Vitaliano Cattabiani Ferrari


A very informative article from Borzoi History

Thanks to Fausto Cavalieri who took the time to translate the article he had posted after some people asked if he would:
“Woe be you if you try to ask him to sell them!”This is the declaration of love of an elderly gentleman who has bred for decades, out of pure passion (and absolutely not to make money) the descendants of the extremely elegant sighthounds of the Tsars and the Russian nobility.
Today he has 17 adult animals and 8 puppies that live with him in a large country house.
He was still a student when he was flipping through an old illustrated book in the library, and he lost his head for this breed. Despite its rarity, he succeeded in procuring the first dog in 1957.
Fortunately, that first female, very high quality, intelligent and perfect, transmitted her qualities to the whole lineage. In the competitions the dogs regularly beat the other participants, with great happiness and pride for the owner.
To think that his great passion was born by chance, when he was studying in Parma at the Ducal Boarding School of Maria Luigia. Vitaliano Cattabiani Ferrari, a distinguished and mature gentleman who prefers not to reveal his age, tells us: “I was then a rather turbulent boy and often, to punish me, they forbade me to participate in afternoon recreation, but instead of staying closed in my room, I had managed to spend those hours alone in the library, among ancient and precious books. One day a French volume, full of photographs and drawings, came into my hands: it was about Borzois and their history. It was love at first sight, I fell in love with these splendid hounds and I still go crazy for them.”
We are in a vast residence with a garden on the hills overlooking Rimini. Mr. Cattabiani Ferrari does not want to talk about his family and the profession he has held for many years. He asks to be called simply a “Borzoi breeder,” the title in which he most recognizes himself. Currently, he lives with 17 adult hounds and eight puppies, not counting a good number of Yorkshire terriers and an infinite number of ducks, chickens, geese and angora bunnies.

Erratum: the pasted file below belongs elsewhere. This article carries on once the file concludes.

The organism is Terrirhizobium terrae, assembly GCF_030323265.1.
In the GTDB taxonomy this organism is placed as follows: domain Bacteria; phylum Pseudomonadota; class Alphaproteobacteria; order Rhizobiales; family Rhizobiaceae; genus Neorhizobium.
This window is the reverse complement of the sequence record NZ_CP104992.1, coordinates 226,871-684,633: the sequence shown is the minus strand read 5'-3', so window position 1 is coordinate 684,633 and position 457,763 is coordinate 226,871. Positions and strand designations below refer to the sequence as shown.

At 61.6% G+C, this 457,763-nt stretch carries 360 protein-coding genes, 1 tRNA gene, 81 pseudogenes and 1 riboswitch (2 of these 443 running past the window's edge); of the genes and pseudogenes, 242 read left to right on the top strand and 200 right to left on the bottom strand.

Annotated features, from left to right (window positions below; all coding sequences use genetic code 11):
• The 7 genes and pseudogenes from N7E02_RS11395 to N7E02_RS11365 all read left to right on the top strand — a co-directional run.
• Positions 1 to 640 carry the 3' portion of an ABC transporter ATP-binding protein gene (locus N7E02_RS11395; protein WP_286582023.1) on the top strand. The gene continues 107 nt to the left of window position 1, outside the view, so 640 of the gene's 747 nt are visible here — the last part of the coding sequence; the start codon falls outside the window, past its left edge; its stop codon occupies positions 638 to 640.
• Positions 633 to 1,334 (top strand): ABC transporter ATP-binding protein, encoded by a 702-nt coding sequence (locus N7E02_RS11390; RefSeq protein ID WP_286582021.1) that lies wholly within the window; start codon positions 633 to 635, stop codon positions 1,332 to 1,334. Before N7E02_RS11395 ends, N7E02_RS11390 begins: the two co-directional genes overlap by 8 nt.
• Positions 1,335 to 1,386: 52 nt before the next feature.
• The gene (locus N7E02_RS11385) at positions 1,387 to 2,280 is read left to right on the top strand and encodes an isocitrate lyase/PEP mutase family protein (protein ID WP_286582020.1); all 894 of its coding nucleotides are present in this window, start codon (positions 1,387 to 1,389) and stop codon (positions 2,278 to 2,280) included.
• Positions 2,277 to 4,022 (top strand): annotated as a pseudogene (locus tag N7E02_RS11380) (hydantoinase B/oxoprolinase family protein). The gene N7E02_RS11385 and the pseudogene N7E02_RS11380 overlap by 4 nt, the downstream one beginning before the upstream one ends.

“I like all the animals” he explains, smiling “but for the sighthounds I have a weakness. Back to the past, my interest in Borzoi, given the rarity of the breed, has long been confined to books and study. I learned that until the beginning of the 1900s, they were the typical dogs of Russian nobles, who used them to defend themselves against wolf attacks when they had to cross wild areas in a carriage. They were also used, because of their courage, for hunting. The Duchess Maria Luigia of Parma received one as a gift, that’s why when I was very young, I found that volume she left in the library. One of their authoritative admirers was the Grand Duke Nikolai Nikolaevic Romanov, cousin of the last Tsar, who owned the most beautiful specimens. Unfortunately, with the revolution of 1917, the innocent quadrupeds were killed together with the emperor’s family and the nobility, who were viewed by the people as a hated symbol of the aristocracy.” Only those few subjects that had been sold or given away before the fateful date, who arrived above all in France and the United States, were saved. Only in 1957, after having bred Harlequin Great Danes, Vitaliano Cattabiani Ferrari managed to obtain a borzoi on French soil.
“No” to the ambassador.
“She was a wonderful, intelligent and perfect bitch, 33 inches tall at the withers, her name was Chantal,” he remembers with emotion. “She won many competitions and I was lucky because she passed all her qualities to her descendants. I gave the name of breeding to this exceptional offspring and so my dogs are called “Borzoi di Rocca Barbara” from the place where I lived at the time. I later moved to Milan for work, but I did not leave my hounds and in turn, I housed them in my apartment. Finally, twenty years ago I came here, there are no more space problems and I live among my beloved animals”.
Mr. Cattabiani Ferrari points out that he considers them as children and therefore they are not for sale. “In almost half a century, I will have placed about thirty and always to friends, surrendering to their insistence” he assures me. “Even eighteen years ago I said no to the Soviet ambassador: he almost convinced me to let him bring some of them home but at the time of his departure the regret was too strong and I refused. In short, I keep these dogs with me because I love them, not for profit. I am happy to have them around, so slim, elegant, affectionate and to exhibit them in national and international dog shows, where they routinely beat their competition. I am happy to talk about Borzoi, unknown to most people, because I would like people to learn to appreciate it. There are 13 types of sighthound, this is not the fastest, but it is certainly the most beautiful. And my dogs, I guarantee it, they are the best in the world, even better than those of the Tsars”
*Vitaliano’s Borzois